The sponsor likes to be held harmless for acts of negligence that the PI commits that are solely the error of the treating physician. For example, if a PI treats a subject's UTI during a study and the patient suffers an injury from this, it is squarely the PIís fault and it would not be proper for the sponsor to sustain an injury by being held liable for it. However, we are aware of a BP study where the PI followed the protocol and had the subject wash off their BP medication and suffer a stroke from the lack of the proper BP treatment. The sponsor forced the PI to use his medical malpractice insurance to satisfy the claim for medical malpractice. Clearly, this was an injustice as the PI was following the protocol precisely and even though it is unusual for a stroke to occur during wash out, it certainly does not immunize the subject from having a stroke. When a stroke occurs during wash out it is important that the sponsor take responsibility for the liability. This should be true of any injury ex officio of changing a subjectís treatment while following the protocol.
As sites advertise for patients to become research volunteers, the people that are good enough to step forward to join, wash off of their existing treatment, come to our site and devote a significant amount of their time with blood draws, signing paperwork and allowing the experimental protocol to progress, should be guaranteed that the sponsor will not prematurely shut down the study because they have obtained the needed number of subjects. That is, it should be the sponsorís responsibility to do the number crunching early enough not to allow subjects to sign consent and undergo early termination just because the study is now considered full enough. This is not ethical or in the patients best interest. All subjects who sign consent must be allowed to continue thru the protocol if they are continuing to fulfill criteria regardless of how many subjects are in the trial.
Sites are taking finincial risk in the name of enrolling only those subjects who will successfully complete the trial. Sponsors need to recognize that this significantly slows enrollment. When we see a subject who may qualify but then again may not, we would be hesitant to enroll in that study. Since the exclusivity clock starts clicking as soon as the drug is patented it is imperative that the studies are done as quickly as possible. Sites that are rewarded for each piece of work they legitimately perform will have to enroll better. Sites with too high screen failure rates can be turned off to ensure the proper motivation to enroll high quality subjects is present.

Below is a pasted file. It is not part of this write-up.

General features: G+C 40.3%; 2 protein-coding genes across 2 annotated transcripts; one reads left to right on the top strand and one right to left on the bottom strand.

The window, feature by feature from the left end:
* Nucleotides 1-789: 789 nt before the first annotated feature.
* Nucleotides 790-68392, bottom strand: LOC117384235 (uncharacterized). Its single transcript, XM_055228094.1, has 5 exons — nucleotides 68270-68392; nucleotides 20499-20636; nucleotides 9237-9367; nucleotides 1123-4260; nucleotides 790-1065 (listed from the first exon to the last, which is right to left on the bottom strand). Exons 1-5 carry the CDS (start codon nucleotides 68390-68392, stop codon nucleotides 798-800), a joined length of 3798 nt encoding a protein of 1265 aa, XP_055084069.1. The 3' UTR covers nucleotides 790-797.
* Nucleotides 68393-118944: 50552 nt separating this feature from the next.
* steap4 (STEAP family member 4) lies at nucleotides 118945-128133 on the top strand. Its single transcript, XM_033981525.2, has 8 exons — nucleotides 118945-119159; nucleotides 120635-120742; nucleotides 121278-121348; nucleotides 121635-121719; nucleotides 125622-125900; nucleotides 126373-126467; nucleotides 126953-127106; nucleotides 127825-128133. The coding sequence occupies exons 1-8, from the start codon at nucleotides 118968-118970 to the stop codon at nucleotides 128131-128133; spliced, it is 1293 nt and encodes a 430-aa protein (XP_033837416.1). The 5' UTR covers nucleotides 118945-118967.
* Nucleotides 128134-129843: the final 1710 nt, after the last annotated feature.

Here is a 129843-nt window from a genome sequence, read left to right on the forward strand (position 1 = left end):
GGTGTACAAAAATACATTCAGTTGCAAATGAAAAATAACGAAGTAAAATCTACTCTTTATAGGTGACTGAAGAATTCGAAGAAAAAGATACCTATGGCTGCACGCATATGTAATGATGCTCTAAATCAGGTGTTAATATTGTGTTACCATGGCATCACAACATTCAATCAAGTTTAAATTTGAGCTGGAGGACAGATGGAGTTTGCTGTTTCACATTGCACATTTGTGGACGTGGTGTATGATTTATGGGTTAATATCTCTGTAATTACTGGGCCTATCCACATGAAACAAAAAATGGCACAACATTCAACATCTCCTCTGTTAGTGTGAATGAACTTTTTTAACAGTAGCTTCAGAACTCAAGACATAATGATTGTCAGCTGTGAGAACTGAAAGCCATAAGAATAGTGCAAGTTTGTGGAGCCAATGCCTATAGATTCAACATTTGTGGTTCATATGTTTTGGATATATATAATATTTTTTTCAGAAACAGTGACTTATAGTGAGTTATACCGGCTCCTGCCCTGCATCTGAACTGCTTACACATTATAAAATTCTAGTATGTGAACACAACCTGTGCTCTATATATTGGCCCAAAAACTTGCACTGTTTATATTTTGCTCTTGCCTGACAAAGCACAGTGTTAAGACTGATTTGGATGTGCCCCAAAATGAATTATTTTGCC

Many trials have visit one with fasting labs and signing informed consent on the same day. This is less desirable than having a visit one where the subject presents non-fasting for the purpose of signing the informed consent form and having the study discussed with them. The potential problem is with a diabetic. If a diabetic patient answers an ad and presents fasting for visit one, a research related procedure was done prior to signing the ICF (Informed Consent Form). They could get a low sugar reaction while driving to the site and suffer an MVA. They may also feel pressured to sign the ICF quickly as they know when the do so they will finally get something to eat. This can be most safely avoided by allowing subjects to sign the ICF on a pre-visit one or by writing protocols that don't have fasting labs as a visit one procedure.
Too often recruitment is an oversight thought to be the sites problem dealt with at a time other than the beginning of the trial. It becomes the sponsorís problem after many sites under enroll. Wise sponsors address recruitment up front at the investigatorís meeting and include recruitment agencies. One budget neutral solution is for the sponsor to push to make available an IRB approved ad for those using the central IRB at the very beginning of the trial. In addition use of centralized recruitment agencies like Pi and Acurian can very useful and cost effective. All our databases could be larger. A small minority of people step forward to become research subject volunteers. Planning for recruitment issues at the beginning is much better than catch up at the end.
Introduction to Cholesterol Metabolism
Cholesterol is an extremely important biological molecule that has roles in membrane structure as well as being a precursor for the synthesis of the steroid hormones and bile acids. Both dietary cholesterol and that synthesized de novo are transported through the circulation in lipoprotein particles. The same is true of cholesteryl esters, the form in which cholesterol is stored in cells.
The synthesis and utilization of cholesterol must be tightly regulated in order to prevent over-accumulation and abnormal deposition within the body. Of particular importance clinically is the abnormal deposition of cholesterol and cholesterol-rich lipoproteins in the coronary arteries. Such deposition, eventually leading to atherosclerosis, is the leading contributory factor in diseases of the coronary arteries.
Biosynthesis of Cholesterol
Slightly less than half of the cholesterol in the body derives from biosynthesis de novo. Biosynthesis in the liver accounts for approximately 10% and in the intestines approximately 15%, of the amount produced each day. Cholesterol synthesis occurs in the cytoplasm and microsomes from the two-carbon acetate group of acetyl-CoA.
The process has five major steps:
∑ 1. Acetyl-CoAs are converted to 3-hydroxy-3-methylglutaryl-CoA (HMG-CoA)
∑ 2. HMG-CoA is converted to mevalonate
∑ 3. Mevalonate is converted to the isoprene based molecule, isopentenyl pyrophosphate (IPP), with the concomitant loss of CO2
∑ 4. IPP is converted to squalene
∑ 5. Squalene is converted to cholesterol.
TAK-475 is a novel SSI (Squalene Synthase Inhibitor) that blocks step # 5.
Statins block step # 2.